Overshadowed by colossal events such as Brexit, the U.S. election and the Dow nudging 20,000, investors may not have noticed an escalating war over the past year: the sinister War on Cash.
We have previously covered the ongoing “currency wars” of central banks that continually try to depreciate their currencies with lower interest rates and quantitative easing. But this goes even further because it is a war on actual, physical, paper cash.
Unprecedented Strikes Against Cash
2016 saw prominent academics and politicians shamelessly writing about the benefits of reducing or even outlawing cash. Former Secretary of the Treasury, Lawrence Summers, called for the U.S. to get rid of the $100 bill.
Former Chief Economist for the IMF and Harvard Professor, Ken Rogoff, published a book entitled The Curse of Cash, followed by numerous op-eds and endorsements by the New York Times and Financial Times endorsing a ban on cash. Australia is currently reviewing whether it will ban its $100 note.
India’s Prime Minister, Narenda Modi, announced without warning on November 8 that all 500 and 1,000 rupee notes would cease to be legal tender. Although claiming these were “high-denomination” notes, they actually equate to approximately US$7.50 and US$15 respectively, and they constitute 86% of the country’s cash currently in circulation!
Banning Cash: Rationale versus Reality
One of the biggest reasons cited for banning cash is to cut down on crime. While it is true that criminals prefer cash for the anonymity and the ease of transactions, there is no reason to believe enterprising criminals will stop their activity because transaction costs will be higher.
Criminals will easily substitute other forms of payment: lower denomination bills, other valuables like silver or gold bullion, diamonds, bitcoin, etc. Even Tide detergent has been found used as a common currency for drug trades.
The popular press surmised Tide was used by drug users because it could be stolen easily and traded for a quick fix. Yet this misses the point of why drug dealers would accept Tide as a currency at all.
The reason Tide became a currency was because it fit most of the properties of what makes a currency viable. It is recognizable (given the brand name), homogenous, easily divisible, and it has a (relatively) high value-to-weight ratio, making it portable. Bottom line: criminals are enterprising enough to surmount all kinds of obstacles inherent in illicit trade, so banning cash will not turn them into law-abiding citizens.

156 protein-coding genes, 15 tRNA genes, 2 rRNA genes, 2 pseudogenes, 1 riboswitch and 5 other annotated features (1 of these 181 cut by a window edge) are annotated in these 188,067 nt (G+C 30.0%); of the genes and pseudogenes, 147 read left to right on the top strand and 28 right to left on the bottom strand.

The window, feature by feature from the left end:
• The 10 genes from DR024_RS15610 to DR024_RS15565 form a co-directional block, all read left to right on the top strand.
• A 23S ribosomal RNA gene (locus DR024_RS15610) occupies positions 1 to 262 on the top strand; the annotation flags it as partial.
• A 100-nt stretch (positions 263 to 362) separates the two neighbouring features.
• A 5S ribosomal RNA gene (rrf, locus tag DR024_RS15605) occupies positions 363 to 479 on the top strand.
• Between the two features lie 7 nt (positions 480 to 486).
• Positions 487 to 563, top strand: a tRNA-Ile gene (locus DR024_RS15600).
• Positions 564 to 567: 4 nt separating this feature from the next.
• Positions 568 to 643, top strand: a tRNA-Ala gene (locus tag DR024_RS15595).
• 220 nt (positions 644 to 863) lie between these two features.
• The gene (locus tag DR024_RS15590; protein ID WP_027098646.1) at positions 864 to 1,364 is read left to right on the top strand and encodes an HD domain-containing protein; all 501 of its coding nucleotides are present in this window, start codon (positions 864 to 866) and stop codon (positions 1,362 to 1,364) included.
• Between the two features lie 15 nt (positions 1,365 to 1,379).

The next reason for banning cash is a little closer to the truth; to curb black and grey market transactions and collect all of the taxes the government is currently missing out on. India’s actions are squarely aimed at this because most Indians make virtually all daily business transactions in cash.
Further, the government will be receiving a report on any Indian citizen who deposits more than 250,000 rupees as a result of trying to rid themselves of the now illegal notes. The intention will then be to assess a tax and penalty on any of this money, if viewed by the government as unreported income.
While this may give a little boost to government coffers in the short-run, it is likely to backfire because the overall effect will be to tamp down economic activity in general, leading to even less wealth creation and less tax revenue.
The Real Reason for a Ban on Cash
The biggest reason for banning cash, especially in developed countries, is for governments to have the ability to enact even more extreme negative interest rates. Rogoff and others are actually quite transparent about this, recognizing that if banks charge an ever larger negative interest rate on deposits, savers have the option of withdrawing their money in cash and stuffing it under a mattress or in a vault, costing them less in relative terms than paying the bank to hold their money.
This highlights the ludicrous position in which central banks have put themselves, yet it is obviously the next logical step in their fallacious reasoning. To a central banker, if zero interest rates have not sufficiently spurred an economic boost with increased borrowing and spending, then the next step is to make interest rates negative, something we are already witnessing on a smaller scale.
But if minimally negative interest rates do not work, then their logic is to remove the next barrier to make interest rates even more negative. Thus the wrong intervention of the first action necessitates further interventions that distort the regular function of banks and interest rates even more.
Savers and Investors
The biggest surprise of the recent currency bans and proposals to ban currency in developed countries has been the lack of protest from citizens. Most people already use credit and debit cards for many transactions anyway and don’t seem to see the problem.
However, if negative interest rates are imposed on regular bank accounts, and savers have no way to withdraw their money, they will likely become more a lot more interested in what is really going on here. Fortunately, many alternatives exist to regular currency, and while governments may try to curb an exodus to these alternatives, it will likely be hard for them to do so, given the myriad of substitutes available.
For example, gold and silver will remain popular substitutes, as well as other alternative assets like other commodities and real estate; perhaps Tide detergent will even become more widespread as a common currency! Technology will also enable the ownership of these assets to be transferred and verified more readily.
In any case, investors and savers need to stay properly diversified and remain informed…..